US and China edge closer to agreement on dealing with Kim
US-China disagreements over North Korea have softened in recent weeks, with Beijing — which accounts for about 90 percent of its neighbor’s foreign trade — apparently increasingly willing to tighten sanctions. But for all this clamping down, Beijing still has key differences with Washington over tackling the hermit state.
A key reason for the disagreement with the US over the scope and severity of action, including potential military action, is that China does not want to push the regime so hard that it becomes destabilized. From the vantage point of Chinese officials, this risks North Korea behaving even more unpredictably, and the outside possibility of the regime’s collapse.
Beijing believes this would not be in its interests for at least two reasons. First, if the Communist regime in Pyongyang falls it could undermine the legitimacy of the Chinese Communist Party too. Second, Beijing fears that such a collapse could lead to instability on the North Korea-China border, a large influx of refugees that it would need to manage, and ultimately the emergence of a pro-US successor state.
Nevertheless, in the face of repeated provocation from the North Korean leader Kim Jong Un, including a sixth nuclear test last month, Washington and Beijing may now be coming closer together. What the Trump team now wants to do is encourage China to jettison more of its longstanding reservations about squeezing its neighbor.
As Tillerson made clear to his hosts in Beijing, the stakes are growing fast and he and other US officials fear that Trump could soon be facing his first major foreign policy crisis. The challenge is especially pressing for Washington, as the latest nuclear test and about 15 missile launches this year are further evidence that North Korea is moving closer to developing a nuclear warhead capable of being fitted on an intercontinental ballistic missile that could strike the US mainland, let alone key allies like Japan or South Korea in much closer proximity.
With the US and its territories, including Guam, looking increasingly vulnerable, Trump and his allies in the region want to intensify international pressure following tightening of UN and wider unilateral US and Chinese sanctions. What Beijing fears, especially with more provocation from Pyongyang on the horizon, is that Trump is now thinking much more seriously about a pre-emptive military strike on North Korea’s nuclear capabilities.
The US president has recently asserted that the regime “is behaving in a very dangerous manner, and something will have to be done about it … and probably dealt with rapidly.” Moreover, he condemned the latest nuclear test and missile launches as “very hostile and dangerous to the United States, and talk of appeasement with North Korea will not work, they only understand one thing!”
While Washington’s next steps are not obvious, what is certain is that the two-decade US policy of strategic patience with Pyongyang is now over, and all options are on the table. Aside from military force that Trump has threatened with his “fire and fury” and “locked and loaded” rhetoric, scenarios range from a new round of peace talks at the dovish end of the spectrum, to more hawkish actions such as a naval blockade to enforce sanctions — including interdicting ships suspected of selling North Korea weapons abroad, one of the regime’s key sources of income.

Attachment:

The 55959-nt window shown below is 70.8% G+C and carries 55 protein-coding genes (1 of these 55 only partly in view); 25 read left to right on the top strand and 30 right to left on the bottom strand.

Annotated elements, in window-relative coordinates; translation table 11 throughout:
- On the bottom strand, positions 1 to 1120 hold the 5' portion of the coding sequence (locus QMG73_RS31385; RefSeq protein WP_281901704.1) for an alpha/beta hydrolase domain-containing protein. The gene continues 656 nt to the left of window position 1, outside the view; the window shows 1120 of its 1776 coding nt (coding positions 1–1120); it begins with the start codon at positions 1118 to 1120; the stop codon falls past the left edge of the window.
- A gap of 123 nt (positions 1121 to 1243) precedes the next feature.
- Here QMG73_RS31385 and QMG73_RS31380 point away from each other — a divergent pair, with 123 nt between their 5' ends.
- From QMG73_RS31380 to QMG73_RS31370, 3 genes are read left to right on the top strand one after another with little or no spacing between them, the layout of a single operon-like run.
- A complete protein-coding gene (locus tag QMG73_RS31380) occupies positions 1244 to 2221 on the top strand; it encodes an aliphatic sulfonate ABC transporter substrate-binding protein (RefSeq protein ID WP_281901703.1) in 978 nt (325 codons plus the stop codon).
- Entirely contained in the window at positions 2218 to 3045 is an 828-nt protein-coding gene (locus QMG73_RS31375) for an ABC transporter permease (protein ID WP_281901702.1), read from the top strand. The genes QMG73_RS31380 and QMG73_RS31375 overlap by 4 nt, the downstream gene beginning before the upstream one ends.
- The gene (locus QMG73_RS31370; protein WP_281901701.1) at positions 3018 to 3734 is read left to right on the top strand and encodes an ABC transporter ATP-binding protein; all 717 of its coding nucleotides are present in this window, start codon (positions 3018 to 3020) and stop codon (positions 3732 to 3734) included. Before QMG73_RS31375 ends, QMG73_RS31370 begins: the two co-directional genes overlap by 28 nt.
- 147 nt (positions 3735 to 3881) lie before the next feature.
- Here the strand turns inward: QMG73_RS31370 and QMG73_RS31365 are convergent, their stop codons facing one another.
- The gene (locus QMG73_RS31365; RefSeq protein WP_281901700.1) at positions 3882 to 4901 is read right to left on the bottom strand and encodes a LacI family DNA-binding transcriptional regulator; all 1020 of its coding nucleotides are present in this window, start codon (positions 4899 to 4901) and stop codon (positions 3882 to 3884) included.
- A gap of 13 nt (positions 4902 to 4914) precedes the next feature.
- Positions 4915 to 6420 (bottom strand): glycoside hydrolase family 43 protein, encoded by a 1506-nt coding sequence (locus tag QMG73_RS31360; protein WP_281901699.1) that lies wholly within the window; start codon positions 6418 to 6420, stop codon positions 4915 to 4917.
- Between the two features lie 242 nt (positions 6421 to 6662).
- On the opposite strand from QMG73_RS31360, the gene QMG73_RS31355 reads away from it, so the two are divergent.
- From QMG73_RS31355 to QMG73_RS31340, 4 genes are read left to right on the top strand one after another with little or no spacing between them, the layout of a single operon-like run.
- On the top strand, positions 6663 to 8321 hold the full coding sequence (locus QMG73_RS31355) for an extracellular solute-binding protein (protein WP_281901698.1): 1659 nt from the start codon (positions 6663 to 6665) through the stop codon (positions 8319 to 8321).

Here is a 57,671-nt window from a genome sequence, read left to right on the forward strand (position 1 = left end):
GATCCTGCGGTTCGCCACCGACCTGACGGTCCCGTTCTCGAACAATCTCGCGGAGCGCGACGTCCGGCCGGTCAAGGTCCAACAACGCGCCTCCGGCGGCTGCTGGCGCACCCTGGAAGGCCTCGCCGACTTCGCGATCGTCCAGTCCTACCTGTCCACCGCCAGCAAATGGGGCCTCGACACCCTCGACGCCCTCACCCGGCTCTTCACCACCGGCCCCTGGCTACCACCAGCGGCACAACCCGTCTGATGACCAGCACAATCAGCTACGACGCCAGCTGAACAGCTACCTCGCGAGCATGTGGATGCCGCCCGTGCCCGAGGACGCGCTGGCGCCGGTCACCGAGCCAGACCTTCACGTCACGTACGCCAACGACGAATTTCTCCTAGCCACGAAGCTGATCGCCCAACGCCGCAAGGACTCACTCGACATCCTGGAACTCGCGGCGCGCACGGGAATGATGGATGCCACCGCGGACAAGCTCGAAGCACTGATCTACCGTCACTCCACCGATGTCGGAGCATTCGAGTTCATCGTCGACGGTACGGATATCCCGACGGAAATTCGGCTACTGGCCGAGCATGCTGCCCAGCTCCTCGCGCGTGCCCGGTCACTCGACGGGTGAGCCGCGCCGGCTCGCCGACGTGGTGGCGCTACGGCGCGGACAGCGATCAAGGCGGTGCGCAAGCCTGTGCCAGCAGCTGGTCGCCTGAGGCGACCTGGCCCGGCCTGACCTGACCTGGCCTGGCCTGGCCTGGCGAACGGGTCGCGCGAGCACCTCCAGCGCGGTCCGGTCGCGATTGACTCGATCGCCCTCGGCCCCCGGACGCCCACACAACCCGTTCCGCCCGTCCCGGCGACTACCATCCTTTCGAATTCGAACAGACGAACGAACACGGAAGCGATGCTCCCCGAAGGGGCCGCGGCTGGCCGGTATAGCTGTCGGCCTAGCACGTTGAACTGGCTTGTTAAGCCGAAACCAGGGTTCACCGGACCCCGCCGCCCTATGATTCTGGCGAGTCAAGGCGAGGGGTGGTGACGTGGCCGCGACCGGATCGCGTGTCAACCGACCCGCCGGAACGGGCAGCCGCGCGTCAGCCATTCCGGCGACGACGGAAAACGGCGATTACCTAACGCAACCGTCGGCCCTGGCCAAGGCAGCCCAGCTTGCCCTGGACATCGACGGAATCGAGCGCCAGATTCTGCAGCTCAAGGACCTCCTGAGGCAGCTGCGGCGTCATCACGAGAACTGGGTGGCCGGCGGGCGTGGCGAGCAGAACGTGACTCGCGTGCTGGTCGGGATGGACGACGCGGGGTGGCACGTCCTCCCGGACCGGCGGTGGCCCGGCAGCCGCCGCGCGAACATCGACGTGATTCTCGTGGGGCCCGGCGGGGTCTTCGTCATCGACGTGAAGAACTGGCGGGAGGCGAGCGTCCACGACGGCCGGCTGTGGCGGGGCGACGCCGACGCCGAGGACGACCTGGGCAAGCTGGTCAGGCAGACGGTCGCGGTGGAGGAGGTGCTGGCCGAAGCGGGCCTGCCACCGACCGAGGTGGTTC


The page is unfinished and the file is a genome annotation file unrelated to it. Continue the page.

Differences remain over the scope and severity of action against North Korea, but Washington and Beijing are trying to align their positions.
Trump has also threatened to stop all trade with countries, including China, “doing business with North Korea.” However, this lacks credibility given that in 2016 alone the United States imported about $463 billion in goods from China. Ending trade with Beijing would trigger a massive international economic shock, creating a protectionist spiral in its wake.
China believes the Korean stand-off can only be resolved by talks, and it will have been encouraged by Tillerson’s admission on Saturday that Washington is now in “direct contact” with Pyongyang about this. The Trump team has said in the past that while there are no set conditions for such dialogue, North Korea’s nuclear capabilities have advanced too far to simply freeze its program in return for concessions. Moreover, Washington also wants Pyongyang to demonstrate its seriousness about any such talks by actions, such as allowing International Atomic Energy inspectors access to key sites.
While the fact that Washington has not ruled out further dialogue will reassure Chinese officials, they remain exceptionally concerned that miscalculation by either Pyongyang — or Washington or its regional allies — could lead to a military conflict. Beijing believes the seeds of misperception for that to happen are already in place.
These include Pyongyang’s repeated threats to fire missiles at the US territory of Guam, military exercises over the summer involving US and South Korean troops, South Korean simulations of an attack on North Korea’s nuclear sites, and the fact that the US and South Korea have been conducting semi-regular tests of the Terminal High Altitude Area Defense (THAAD) missile system. Condemned by not just North Korea, but also Russia and China, THAAD is being deployed in South Korea to intercept missiles launched by the regime.
Taken overall, with Trump possibly facing his first major foreign policy crisis, his team are seeking to align positions with Beijing. While bilateral positions on Pyongyang are edging closer, China will remain skeptical of military action and instead favor doubling down on diplomacy.
• Andrew Hammond is an Associate at LSE IDEAS at the London School of Economics.
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